Spectrochimica acta part a-molecular and biomolecular spectroscopy vol:57 issue:11 pages:2093-2107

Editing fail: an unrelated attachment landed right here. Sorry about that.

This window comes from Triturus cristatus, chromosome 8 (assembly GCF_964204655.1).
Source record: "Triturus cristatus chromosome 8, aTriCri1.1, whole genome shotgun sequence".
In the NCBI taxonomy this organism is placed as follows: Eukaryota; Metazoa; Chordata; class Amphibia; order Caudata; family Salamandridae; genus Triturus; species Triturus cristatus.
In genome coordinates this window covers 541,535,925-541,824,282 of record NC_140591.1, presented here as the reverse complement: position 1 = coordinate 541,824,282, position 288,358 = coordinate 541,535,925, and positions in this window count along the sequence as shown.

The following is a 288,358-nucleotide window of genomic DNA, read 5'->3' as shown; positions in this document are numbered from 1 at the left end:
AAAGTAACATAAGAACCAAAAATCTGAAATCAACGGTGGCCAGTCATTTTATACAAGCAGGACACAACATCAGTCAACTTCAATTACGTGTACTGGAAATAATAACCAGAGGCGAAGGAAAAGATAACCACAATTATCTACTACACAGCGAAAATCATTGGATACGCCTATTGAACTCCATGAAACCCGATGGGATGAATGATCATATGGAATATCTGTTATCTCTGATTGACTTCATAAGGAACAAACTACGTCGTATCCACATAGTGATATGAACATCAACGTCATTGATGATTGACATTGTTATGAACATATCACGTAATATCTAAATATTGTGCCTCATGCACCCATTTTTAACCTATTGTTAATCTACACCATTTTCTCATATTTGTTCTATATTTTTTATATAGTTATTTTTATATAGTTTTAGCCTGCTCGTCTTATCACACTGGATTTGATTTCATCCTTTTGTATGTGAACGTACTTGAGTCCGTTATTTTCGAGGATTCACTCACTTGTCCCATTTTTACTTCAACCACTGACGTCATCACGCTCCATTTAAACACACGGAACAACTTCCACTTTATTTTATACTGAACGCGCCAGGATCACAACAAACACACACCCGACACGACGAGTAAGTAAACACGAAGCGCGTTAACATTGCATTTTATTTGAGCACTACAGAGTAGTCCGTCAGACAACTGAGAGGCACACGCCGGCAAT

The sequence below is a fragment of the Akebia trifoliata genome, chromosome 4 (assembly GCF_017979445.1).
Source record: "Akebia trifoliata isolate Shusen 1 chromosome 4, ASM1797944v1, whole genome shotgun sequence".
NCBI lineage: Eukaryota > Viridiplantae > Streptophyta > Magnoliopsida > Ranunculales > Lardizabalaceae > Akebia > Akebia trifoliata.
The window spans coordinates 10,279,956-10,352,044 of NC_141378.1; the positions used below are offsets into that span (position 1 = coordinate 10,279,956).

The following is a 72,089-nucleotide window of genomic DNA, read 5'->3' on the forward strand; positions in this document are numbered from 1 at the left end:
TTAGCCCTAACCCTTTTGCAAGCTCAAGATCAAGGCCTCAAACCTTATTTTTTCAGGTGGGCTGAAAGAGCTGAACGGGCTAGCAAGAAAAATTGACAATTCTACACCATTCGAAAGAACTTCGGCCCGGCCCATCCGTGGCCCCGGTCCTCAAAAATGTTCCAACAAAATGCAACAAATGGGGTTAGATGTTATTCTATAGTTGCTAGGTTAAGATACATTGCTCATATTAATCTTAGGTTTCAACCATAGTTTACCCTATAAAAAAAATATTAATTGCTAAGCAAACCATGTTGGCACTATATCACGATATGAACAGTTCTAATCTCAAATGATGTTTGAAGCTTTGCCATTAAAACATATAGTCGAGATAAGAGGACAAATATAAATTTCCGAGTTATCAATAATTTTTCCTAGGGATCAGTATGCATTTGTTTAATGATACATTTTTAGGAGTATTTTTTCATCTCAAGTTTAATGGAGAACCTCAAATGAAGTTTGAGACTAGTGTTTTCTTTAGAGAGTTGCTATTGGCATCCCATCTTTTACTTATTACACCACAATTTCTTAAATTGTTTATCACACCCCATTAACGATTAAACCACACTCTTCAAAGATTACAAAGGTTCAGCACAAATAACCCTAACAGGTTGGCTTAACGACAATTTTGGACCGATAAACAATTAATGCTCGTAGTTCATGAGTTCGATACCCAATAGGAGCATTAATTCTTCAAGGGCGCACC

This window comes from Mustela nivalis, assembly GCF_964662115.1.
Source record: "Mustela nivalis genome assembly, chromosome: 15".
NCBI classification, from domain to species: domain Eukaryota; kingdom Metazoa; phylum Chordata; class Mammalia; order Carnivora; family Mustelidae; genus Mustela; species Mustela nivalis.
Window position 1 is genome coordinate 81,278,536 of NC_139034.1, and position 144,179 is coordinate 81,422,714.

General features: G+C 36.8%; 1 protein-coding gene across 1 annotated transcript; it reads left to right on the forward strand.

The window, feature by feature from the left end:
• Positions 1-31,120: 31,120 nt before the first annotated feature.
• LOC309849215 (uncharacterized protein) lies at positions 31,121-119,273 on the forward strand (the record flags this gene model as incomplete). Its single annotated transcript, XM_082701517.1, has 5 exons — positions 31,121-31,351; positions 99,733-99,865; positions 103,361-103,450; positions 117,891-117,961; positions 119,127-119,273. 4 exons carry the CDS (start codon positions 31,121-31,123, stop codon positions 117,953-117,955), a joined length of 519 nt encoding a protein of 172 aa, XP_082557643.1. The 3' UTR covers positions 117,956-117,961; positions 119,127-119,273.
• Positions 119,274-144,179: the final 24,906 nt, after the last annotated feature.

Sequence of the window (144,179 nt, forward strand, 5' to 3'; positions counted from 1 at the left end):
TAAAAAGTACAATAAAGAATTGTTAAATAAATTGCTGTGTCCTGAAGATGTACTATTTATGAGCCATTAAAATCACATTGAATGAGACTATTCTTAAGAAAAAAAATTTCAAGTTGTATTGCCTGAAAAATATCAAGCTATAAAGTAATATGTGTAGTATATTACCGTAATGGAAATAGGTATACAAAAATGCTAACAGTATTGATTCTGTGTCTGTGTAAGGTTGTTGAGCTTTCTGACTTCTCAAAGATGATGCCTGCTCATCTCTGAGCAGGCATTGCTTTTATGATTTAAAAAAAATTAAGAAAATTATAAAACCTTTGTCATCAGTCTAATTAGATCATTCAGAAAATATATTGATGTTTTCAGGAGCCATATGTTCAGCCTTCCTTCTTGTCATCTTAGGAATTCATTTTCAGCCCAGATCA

Energy transfer in antenna systems, ordered arrays of chromophores, is one of the key steps in the photosynthetic process. The photophysical processes taking place in such multichromophoric systems, even at the single molecule level, are complicated and not yet fully understood. Instead of directly studying individual antenna systems, we have chosen to focus first on systems for which the amount of chromophores and the interactions among the chromophores can be varied in a systematic way. Dendrimers with a controlled number of chromophores. at the rim fulfill those requirements perfectly. A detailed photophysical study of a second-generation dendrimer, containing eight peryleneimide chromophores at the rim, was performed 'J. Am. Chem. Soc., 122 (2000) 9278'. One of the most intriguing findings was the presence of collective on/off jumps in the fluorescence intensity traces of the dendrimers. This phenomenon can be explained by assuming a simultaneous presence of both a radiative trap (energetically lowest chromophoric site) and a non-radiative trap (triplet state of one chromophore) within one individual dendrimer. It was shown that an analogue scheme could explain the collective on/off jumps in the fluorescence intensity traces of the photosynthetic pigment B-phycoerythrin (B-PE) (Porphyridium cruentum). The different values of the triplet lifetime that could be recovered for a fluorescence intensity trace of B-PE were correlated with different intensity levels in the trace, suggesting different chromophores acting as a trap as function of time. (C) 2001 Elsevier Science B.V. All rights reserved.